Fine first album from Inge

Inge Thomson. Click on image to enlarge.
Inge Thomson. Click on image to enlarge.

Weird sparkly noises, electronic bleeps, the sound of golf balls rolling around the inside of a piano and banging metal teapots full of water perhaps don’t add up to the most traditional of templates for what is ostensibly a mere folk music CD.

But that’s a flavour of what talented Fair Isle-bred musician Inge Thomson has come up with on her debut solo album Shipwrecks & Static. The 12-track, 46-minute LP sees her taking centre stage after years of playing, among other things, accordion and providing backing vocals for the likes of Karine Polwart, the recently disbanded Broken Family Band, Bonnie “Prince” Billy, Harem Scarem and Drop the Box.

The unconventional elements mentioned above should not dissuade you from checking this gentle and intriguing record out, though. There remains a distinctively Scottish folk sound to the album, which sees Inge singing and playing buttons, piano, organ, mandolin, flute, whistle, percussion and “other pings, tings, glitches and nonsense”.

There is also definitely a strong Scandinavian tint thrown into the mix. Her love of tunes from that part of the world, along with her flair for the accordion, was inherited from her father. Inge comes from a truly musical family by any standards – so much so, in fact, that no less than four of her grandparents’ nine grandchildren have professional careers related to music, including her fiddle-fashioning brother Ewen and guitar-making cousin Inness.

There are guest turns on Shipwrecks & Static from folk singer Heidi Talbot, Brighton-based multi-instrumentalist Tom Cook and Inge’s other half Martin Green, of LAU fame. Particularly striking among the dozen tracks is 150-second opener John, a quirky little jaunt, while the pretty, laid-back instrumental Tin Man also catches the ear.

So why the decision to step out on her own after all these years? It had always been a desire, she says, but something which she had simply not got around to doing because of a hectic schedule playing live with other artists and as a session musician.

“I suppose I’d never got it together because I was always working with other folk,” she says. “I happened to be touring quite heavily with Karine and Steven [Polwart], just playing bits and bobs – you find that block of time between the sound check and the gig.

“I had a lot of material that I’d written for various bands that had just never got used. I thought at the time that I would get an album together of that material. But when I started demoing everything a lot of them were not quite the right vibe, they were written for different bands and different instrumentation, so I wrote most of it as I recorded it.”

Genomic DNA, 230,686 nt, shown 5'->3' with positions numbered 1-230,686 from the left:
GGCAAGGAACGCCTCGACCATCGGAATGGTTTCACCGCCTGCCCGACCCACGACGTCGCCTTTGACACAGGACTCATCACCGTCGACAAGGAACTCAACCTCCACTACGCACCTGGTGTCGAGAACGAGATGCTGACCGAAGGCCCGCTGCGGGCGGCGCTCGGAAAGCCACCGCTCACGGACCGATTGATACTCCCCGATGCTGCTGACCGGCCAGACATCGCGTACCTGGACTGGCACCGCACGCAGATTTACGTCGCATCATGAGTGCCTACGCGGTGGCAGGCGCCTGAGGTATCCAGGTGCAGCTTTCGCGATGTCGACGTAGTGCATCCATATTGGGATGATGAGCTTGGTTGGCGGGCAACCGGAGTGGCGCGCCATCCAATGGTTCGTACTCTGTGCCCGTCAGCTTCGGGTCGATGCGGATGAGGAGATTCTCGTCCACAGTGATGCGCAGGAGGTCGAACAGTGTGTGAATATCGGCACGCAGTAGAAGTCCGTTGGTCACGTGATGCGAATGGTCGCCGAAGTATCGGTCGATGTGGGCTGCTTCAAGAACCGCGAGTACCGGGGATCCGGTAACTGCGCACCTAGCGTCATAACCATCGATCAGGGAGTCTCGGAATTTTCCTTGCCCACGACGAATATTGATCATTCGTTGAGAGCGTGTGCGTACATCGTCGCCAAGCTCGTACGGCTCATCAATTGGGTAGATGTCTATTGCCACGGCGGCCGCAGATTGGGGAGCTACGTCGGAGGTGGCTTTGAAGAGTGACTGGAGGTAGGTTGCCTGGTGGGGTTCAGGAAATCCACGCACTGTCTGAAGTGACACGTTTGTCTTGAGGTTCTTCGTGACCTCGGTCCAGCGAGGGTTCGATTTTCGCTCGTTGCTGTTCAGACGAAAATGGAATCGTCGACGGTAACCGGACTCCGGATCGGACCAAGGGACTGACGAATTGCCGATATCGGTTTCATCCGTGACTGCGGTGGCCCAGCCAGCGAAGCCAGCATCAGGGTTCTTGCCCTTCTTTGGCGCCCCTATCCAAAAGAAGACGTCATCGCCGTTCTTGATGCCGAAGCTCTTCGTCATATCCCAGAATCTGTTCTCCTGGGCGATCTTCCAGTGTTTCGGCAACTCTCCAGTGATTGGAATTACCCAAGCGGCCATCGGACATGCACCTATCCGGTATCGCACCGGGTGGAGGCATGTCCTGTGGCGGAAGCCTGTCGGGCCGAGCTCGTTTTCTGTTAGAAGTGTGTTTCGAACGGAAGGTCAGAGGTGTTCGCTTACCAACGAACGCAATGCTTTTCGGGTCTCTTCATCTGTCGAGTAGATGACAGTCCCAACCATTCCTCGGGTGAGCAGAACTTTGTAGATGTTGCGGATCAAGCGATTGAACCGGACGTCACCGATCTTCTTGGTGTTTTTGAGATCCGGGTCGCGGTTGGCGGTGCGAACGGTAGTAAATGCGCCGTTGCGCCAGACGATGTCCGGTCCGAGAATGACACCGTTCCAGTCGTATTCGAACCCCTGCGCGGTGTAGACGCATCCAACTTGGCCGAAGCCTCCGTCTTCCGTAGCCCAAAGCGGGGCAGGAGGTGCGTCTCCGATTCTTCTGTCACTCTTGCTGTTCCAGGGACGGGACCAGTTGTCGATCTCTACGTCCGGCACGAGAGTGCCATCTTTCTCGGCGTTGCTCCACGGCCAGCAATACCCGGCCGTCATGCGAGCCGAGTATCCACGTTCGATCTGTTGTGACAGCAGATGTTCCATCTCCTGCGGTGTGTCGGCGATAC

The album, she says, is heavily influenced by glitch-pop electronica and leftfield artists like Norwegian singer-songwriter Hanne Hukkelberg and Danish experimental pop group Efterklang. Inge’s sweetly whispered, wispy vocals, embellished in places by Talbot’s backing, leave Shipwrecks & Static sounding almost like an altogether more palatable Scottish folk incarnation of Bjork.

“It was always going to happen that I made an album that sounded a bit weird and slightly electronic. The melodies were pretty folk-y or Americana-sounding, but with sparkly noises and other things I found appealing thrown in. I did a lot of banging metal teapots full of water, rolled a golf ball around a Bösendorfer, which was an awful lot of fun, making funny noises. While it sounds electronic, a lot were actually organic instruments.”

She is currently looking to promote the album by playing some summer festivals with two as-yet unnamed musicians and hopes to be able to perform the material in Shetland at some point. In the meantime, other commitments keep her as busy as ever – Inge, now 35, is touring with Norwegian Hardanger fiddle player Annlaug Borsheim, who visited these parts in 2005, next spring.

Before that, she is taking part in Karine Polwart’s Scottish Songbook concert at Celtic Connections on 16th January where a diverse range of favourites and lesser-known gems from the past 100 years will be given a contemporary treatment by, among others, Lorraine McIntosh and Ricky Ross from Deacon Blue, Emma Pollock, Kris Drever, King Creosote, Andy M Stewart and Phil Cunningham.

● Copies of Shipwrecks & Static are available from Clive’s Record Shop or High Level Music, and you can find out more about Inge and her music on her website at For a fuller version of this article see the January edition of Shetland Life magazine, out early next month.


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